The gameplay takes traditional dungeon crawling mechanics and adds some innovation to them. To begin, you will not create your own party, as you would in say, Stranger of Sword City, but instead each party will feature a group of three. These three also do not level up in the traditional sense of “fight battle, gain experience, level up”, which at first makes it sound like the battles may be a waste of time.
That said, battles aren’t a waste of time at all, at least not for a while. Each battle grants you resources in the form of materials. Materia, Force, Seed, Breed, Alter, and Reverse are the materials you can gain from battle or the various chests scattered throughout each dungeon. Force and Materia are utilized to strengthen skills and your items, while Seed strengthens your character. Materia is how you gain new items (or strengthen one of your old ones, as it is random). Finally, Alter and Reverse can refund the materials you spent if you decide you don’t like how you built up a character.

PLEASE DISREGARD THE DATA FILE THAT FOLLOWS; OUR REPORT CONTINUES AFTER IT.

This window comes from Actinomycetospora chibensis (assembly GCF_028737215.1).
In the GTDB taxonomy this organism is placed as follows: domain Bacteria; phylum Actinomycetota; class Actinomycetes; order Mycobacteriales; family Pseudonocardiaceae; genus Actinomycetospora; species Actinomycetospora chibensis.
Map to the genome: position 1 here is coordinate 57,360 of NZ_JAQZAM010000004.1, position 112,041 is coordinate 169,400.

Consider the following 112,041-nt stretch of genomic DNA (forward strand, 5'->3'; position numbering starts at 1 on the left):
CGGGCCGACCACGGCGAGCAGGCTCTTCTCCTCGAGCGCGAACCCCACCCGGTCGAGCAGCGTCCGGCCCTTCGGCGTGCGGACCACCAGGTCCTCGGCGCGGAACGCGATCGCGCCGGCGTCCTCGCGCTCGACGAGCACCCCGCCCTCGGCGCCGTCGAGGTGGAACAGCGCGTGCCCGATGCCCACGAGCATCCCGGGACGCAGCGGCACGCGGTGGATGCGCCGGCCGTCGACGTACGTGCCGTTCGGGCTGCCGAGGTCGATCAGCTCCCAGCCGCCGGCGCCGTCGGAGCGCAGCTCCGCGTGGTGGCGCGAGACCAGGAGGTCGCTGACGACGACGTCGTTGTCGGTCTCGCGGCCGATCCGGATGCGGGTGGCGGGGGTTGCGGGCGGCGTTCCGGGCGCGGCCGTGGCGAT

On the note of battles, there are no random encounters whatsoever. Instead you can see every enemy on the map, and they come in different colors to show you how challenging they are. In battle, you have an AP meter that maxes out at 100, which you can utilize to use various moves in battle. If this hits zero, you cannot do anything but pass, and the three different colors mentioned, blue, red, and yellow, tell you how much AP will be utilized in battle. You will need to carefully weigh your actions, as you could run out of AP and spend a couple of turns completely helpless.
Yellow encounters are the encounters that will use the standard amount of AP per move. Blue cuts the cost in half, and red doubles the cost. If you leave the dungeon or choose to revive the Gigants at a red gem, which is the save point in each dungeon, the exact same encounters (well, encounter types would be a more accurate description, as the enemies that appear once you start the encounters are randomized) will reappear, allowing you to grind up on materials or strategize and recover AP or SP. Your AP regenerates as the enemy moves or you can choose “Wait” to regenerate a bit per character. You also get bonus AP recovery at the end of each battle, depending on how quickly you defeat the enemy Gigants.
You also begin with merely three moves you can utilize, though this quickly opens up to six, so you will need to use a bit of strategy to figure out what skills to bring into battle. In addition, there are certain limitations, as you are required to have at least one (two once the other three open) non-combat skill, such as Wait, or food.